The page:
Today we received the final report from Cranial Technologies, with updated images and metrics to show precisely how much his head shape has changed. This report made me feel better about the whole experience. He appears to have improved from "moderate" to "mild" -- which is always the goal with helmet therapy. There was a dramatic improvement in the symmetry of his head. There's no doubt in my mind that we did the right thing by pursuing this process. Is it possible that his head shape would have improved on its own, over time? Perhaps. But we don't know by how much. And if our son wants to wear short hair, I'd rather not have him ask me when he's older why we didn't get him help when we had the chance.

So to recap:

  • A properly fitting helmet does not seem to bother babies! They adjust really well and can sleep just fine with it on

  • Helmets are expensive but can be covered, depending on insurance

  • Plagiocephaly is extremely common -- and not your fault

  • Helmet therapy does work!

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  • Writer's pictureDanielle Waugh

Late July marked ten years "in the business " and I think milestones are best celebrated with a bit of reflection. One decade ago, I was a few months out of college, getting settled into my new one-bedroom apartment in Hampden, Maine (rent was something like $500 a month!). I literally moved with little more than the clothes on my back. I didn't even come with a bed (only an air mattress). I packed up a little Ford Focus and drove by myself from Pennsylvania to Maine to start my first reporting job in Bangor. I jumped at the opportunity to work as a multimedia journalist for NEWS CENTER. It wasn't the biggest market, but it was the most appealing place out of the job offers I had at the time (only two). Plus, the salary seemed great compared to other small markets -- $27,000! (At 22, I had no idea what it would be like to live off of that).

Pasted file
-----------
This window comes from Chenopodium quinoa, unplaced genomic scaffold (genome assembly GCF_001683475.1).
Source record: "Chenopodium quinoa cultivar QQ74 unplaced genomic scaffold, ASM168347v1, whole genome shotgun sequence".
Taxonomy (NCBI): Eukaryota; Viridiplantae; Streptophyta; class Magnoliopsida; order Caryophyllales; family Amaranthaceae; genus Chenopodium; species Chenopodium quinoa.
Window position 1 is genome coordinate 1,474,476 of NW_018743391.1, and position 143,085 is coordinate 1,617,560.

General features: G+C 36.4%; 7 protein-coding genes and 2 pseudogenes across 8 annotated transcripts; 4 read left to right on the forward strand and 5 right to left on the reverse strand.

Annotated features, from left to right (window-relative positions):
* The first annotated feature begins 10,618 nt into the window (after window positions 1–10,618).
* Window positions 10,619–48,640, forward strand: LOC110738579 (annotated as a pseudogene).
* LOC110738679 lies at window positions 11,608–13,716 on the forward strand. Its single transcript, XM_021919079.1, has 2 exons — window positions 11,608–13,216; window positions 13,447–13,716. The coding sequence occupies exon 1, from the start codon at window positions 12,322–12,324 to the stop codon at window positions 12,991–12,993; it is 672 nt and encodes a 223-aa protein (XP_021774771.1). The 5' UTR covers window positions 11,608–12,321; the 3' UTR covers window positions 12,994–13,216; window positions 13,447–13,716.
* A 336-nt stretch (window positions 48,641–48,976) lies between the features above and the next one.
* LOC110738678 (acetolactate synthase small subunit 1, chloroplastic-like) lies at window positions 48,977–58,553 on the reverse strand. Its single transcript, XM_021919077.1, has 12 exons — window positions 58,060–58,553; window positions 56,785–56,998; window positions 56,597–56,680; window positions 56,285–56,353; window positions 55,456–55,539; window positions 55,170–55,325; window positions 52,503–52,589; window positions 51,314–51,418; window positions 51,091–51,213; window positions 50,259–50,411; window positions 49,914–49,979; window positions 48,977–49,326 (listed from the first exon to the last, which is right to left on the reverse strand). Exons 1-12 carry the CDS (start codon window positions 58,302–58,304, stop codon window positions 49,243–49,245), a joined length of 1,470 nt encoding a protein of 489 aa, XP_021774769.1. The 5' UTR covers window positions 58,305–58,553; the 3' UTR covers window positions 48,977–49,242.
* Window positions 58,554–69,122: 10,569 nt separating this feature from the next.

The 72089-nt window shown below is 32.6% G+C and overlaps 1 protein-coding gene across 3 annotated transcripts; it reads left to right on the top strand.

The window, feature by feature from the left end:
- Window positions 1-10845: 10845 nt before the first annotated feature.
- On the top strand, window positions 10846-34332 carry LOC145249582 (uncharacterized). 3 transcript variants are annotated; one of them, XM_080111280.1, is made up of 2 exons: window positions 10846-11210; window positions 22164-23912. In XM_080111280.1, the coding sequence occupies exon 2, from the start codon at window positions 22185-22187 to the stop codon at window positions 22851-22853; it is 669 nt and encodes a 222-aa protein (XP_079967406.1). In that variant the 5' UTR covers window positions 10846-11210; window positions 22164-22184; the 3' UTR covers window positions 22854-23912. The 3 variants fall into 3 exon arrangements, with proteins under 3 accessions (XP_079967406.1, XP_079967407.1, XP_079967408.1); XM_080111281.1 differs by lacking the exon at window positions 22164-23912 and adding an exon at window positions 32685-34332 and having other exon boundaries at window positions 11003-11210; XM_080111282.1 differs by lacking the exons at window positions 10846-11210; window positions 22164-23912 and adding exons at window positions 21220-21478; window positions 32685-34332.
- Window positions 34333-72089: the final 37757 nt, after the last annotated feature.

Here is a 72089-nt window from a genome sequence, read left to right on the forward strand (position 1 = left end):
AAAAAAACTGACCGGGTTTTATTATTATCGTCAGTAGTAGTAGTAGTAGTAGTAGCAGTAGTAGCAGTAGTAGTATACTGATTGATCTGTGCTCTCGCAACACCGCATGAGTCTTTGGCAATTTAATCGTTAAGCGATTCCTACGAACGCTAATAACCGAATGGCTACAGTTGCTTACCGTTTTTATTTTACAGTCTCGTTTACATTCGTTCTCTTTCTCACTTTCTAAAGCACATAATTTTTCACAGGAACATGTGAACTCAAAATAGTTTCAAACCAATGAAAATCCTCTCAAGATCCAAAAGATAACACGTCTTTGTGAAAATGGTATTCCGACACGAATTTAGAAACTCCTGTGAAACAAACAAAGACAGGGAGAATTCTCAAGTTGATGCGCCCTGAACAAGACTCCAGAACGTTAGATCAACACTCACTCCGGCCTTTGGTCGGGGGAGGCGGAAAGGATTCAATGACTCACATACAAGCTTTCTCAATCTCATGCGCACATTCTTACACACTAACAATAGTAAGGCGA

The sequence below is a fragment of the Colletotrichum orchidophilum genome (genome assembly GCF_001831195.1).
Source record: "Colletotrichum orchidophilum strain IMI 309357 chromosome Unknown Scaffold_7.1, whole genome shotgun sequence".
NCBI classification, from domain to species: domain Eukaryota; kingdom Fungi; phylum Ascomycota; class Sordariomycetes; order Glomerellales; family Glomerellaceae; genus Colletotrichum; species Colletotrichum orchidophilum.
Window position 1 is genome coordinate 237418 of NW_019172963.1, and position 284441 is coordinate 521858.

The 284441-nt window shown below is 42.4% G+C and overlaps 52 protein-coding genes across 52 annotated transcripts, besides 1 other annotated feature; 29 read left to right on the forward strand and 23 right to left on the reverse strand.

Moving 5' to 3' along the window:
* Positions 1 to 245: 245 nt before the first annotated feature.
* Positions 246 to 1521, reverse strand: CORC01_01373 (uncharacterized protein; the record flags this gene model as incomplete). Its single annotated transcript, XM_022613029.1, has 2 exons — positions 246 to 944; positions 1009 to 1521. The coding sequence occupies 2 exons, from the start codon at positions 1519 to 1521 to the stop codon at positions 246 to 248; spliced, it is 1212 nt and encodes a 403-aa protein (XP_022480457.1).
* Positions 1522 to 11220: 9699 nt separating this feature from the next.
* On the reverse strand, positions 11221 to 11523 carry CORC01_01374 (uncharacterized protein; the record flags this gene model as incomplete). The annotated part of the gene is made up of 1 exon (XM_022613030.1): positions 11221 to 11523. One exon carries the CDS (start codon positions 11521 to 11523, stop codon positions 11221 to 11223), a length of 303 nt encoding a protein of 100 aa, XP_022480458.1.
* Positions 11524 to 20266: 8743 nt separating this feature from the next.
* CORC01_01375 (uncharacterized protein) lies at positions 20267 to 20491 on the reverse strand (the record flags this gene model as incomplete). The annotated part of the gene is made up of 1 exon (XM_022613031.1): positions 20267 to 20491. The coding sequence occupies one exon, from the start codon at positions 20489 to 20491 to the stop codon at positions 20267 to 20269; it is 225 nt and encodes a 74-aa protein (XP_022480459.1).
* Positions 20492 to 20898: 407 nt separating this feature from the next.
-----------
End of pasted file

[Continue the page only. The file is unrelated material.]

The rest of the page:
There are reasons to complain about this industry... the low pay when you're starting out, the odd hours and demanding schedule, the stress... and yes I've experienced all of those things. But I've always felt like the good outweighed the bad. I'm not sure how many other jobs would allow me to exercise both the creative and analytical sides of my brain, teach me something new every day, let me witness history and meet people from all walks of life, provide the daily adrenaline of a deadline and live newscast, and offer the satisfaction from seeing your work truly make a difference. Being a news broadcaster has always been what I wanted to be "when I grew up," and every day I get to live my dream. I still feel it is a privilege, and haven't seriously considered doing anything else.

The last ten years in this line of work have come with some of the highest highs and lowest lows. Like most people, I prefer to talk about the highs. But also like most people, I've had lots of struggles, set backs, and periods of self doubt. I've learned to withstand a lot of rejection and criticism. And frankly, my proudest achievement in my career so far is simply making it this far. I have seen a lot of people burn out -- people who were good, and smart and talented -- leave the industry altogether. I'm not sure how long I'll be doing this job but I do think and hope I have quite a few more years left in me. And that's why my focus lately has been on preservation, resiliency and longevity.